The effects of climate change are immense — ranging from desertification and deforestation, to a global increase in extreme weather events, biodiversity loss, and ocean acidification. The most recent IPCC report reveals the potentially catastrophic consequences associated with a global temperature rise of 1.5ºC. Alarmingly, it highlights that the world is currently on track for a temperature rise of 3ºC. Litigation is increasingly used as a tool to address climate change. A new development in domestic environmental law is for States to recognise Rights of Nature. This article introduces the concept of Rights of Nature towards opening a discussion as to how this concept might be used in climate change litigation.
Rights of Nature builds on a non-anthropocentric understanding of the relationship between humankind and Nature. Inspired primarily by indigenous peoples' relationship with Nature, the concept seeks to move away from the traditional view of Nature as property towards recognition of Nature as a subject of rights. It is regarded as part of the Earth Jurisprudence discipline, promoting an Earth-centred approach in which humankind forms part of Nature.
While challenging to define, this new legal approach generally seeks to transform Nature into a holder of rights. The rights assigned may vary: from certain substantive rights such as the right to exist, thrive, and evolve (for example, in Ecuador), to legal personhood (in New Zealand). While the recognition of legal personality of natural entities is controversial, it in fact reflects that which is already attributed to other non-sentient entities such as companies or States.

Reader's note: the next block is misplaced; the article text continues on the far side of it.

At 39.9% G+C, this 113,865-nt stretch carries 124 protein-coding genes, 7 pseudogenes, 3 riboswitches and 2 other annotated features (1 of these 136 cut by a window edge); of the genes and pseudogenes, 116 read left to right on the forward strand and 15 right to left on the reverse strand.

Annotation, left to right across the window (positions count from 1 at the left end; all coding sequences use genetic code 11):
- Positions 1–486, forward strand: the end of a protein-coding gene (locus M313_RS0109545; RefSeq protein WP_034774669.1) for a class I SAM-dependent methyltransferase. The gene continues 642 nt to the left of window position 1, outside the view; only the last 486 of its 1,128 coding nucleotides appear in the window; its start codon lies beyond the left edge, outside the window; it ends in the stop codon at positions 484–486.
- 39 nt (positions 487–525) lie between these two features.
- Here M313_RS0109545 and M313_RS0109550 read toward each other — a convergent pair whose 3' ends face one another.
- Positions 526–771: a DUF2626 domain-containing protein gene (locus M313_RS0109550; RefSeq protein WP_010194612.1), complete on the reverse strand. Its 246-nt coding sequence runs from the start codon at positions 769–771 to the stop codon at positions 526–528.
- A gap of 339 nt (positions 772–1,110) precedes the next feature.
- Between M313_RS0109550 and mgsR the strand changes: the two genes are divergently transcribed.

Rights of Nature: different approaches
Rights of Nature has been promoted through law, policy and education (see www.harmonywithnatureun.org). How such rights have been granted varies: Rights of Nature has been incorporated into domestic legal systems via the constitution (e.g. Ecuador), national legislation (e.g. Bolivia and New Zealand) or case law (e.g. Colombia). How the rights are conceptualised in legal systems also differ.
Ecuador was the first State to recognise Rights of Nature in its 2008 constitution in response to political instability caused by an indigenous uprising against oil extraction. The Ecuadorian constitution devotes the rights enshrined in chapter seven to 'Nature' or 'Pacha Mama':
"Nature, or Pacha Mama, where life is reproduced and occurs, has the right to integral respect for its existence and for the maintenance and regeneration of its life cycles, structure, functions and evolutionary processes."